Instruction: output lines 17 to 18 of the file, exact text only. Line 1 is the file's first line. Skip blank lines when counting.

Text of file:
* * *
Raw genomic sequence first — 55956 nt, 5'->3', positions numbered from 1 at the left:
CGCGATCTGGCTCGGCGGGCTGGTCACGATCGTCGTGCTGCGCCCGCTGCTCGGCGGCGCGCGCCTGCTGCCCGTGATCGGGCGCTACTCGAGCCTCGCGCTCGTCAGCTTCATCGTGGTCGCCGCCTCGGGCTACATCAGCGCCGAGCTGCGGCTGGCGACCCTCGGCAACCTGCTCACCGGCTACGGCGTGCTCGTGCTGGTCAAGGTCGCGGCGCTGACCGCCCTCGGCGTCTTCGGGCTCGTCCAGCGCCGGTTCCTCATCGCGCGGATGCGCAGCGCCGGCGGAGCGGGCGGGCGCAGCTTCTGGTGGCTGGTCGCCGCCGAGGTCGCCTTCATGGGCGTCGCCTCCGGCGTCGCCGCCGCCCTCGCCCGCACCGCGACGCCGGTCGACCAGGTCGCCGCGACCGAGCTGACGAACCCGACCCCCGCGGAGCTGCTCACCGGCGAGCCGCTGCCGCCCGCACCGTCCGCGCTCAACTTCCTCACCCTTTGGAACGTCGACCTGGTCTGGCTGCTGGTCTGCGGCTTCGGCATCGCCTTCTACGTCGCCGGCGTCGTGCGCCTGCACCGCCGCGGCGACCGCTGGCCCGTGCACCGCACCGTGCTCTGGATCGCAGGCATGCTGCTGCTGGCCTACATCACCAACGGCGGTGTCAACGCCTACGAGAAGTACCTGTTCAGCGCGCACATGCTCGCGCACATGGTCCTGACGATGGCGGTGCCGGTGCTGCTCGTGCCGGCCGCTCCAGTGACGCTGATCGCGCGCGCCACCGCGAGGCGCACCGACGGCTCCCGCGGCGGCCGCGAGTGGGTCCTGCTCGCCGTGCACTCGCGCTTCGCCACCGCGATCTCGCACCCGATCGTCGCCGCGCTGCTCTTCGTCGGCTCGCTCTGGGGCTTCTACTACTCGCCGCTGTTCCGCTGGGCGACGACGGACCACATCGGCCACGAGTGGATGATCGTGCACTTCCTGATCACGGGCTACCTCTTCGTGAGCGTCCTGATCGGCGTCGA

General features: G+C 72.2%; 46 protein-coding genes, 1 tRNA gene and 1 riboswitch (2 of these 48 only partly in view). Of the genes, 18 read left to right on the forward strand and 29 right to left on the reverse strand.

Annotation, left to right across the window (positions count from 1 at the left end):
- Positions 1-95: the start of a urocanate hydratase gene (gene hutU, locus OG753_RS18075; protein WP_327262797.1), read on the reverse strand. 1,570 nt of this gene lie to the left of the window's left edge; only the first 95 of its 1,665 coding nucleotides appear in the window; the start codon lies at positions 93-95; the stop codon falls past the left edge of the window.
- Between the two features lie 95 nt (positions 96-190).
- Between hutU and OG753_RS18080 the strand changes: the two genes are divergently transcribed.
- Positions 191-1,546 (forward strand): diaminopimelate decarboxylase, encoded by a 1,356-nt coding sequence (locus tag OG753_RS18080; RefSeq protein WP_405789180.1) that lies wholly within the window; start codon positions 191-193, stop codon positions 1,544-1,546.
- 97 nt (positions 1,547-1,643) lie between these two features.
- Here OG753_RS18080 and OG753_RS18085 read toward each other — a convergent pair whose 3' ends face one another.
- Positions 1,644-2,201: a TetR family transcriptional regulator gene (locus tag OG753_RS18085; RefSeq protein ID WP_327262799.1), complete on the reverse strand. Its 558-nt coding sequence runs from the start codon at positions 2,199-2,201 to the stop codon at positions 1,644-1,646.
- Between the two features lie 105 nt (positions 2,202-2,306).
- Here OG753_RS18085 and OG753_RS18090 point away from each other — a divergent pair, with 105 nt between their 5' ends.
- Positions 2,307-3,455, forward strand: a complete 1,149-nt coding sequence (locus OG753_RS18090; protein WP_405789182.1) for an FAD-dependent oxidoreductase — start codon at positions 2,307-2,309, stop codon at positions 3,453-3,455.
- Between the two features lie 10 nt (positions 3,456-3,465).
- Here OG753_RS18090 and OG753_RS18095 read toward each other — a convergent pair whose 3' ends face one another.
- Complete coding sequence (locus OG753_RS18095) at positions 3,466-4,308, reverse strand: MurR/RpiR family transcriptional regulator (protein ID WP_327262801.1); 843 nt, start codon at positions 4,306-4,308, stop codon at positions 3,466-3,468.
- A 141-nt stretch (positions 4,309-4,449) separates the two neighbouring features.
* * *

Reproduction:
- Complete coding sequence (locus OG753_RS18095) at positions 3,466-4,308, reverse strand: MurR/RpiR family transcriptional regulator (protein ID WP_327262801.1); 843 nt, start codon at positions 4,306-4,308, stop codon at positions 3,466-3,468.
- A 141-nt stretch (positions 4,309-4,449) separates the two neighbouring features.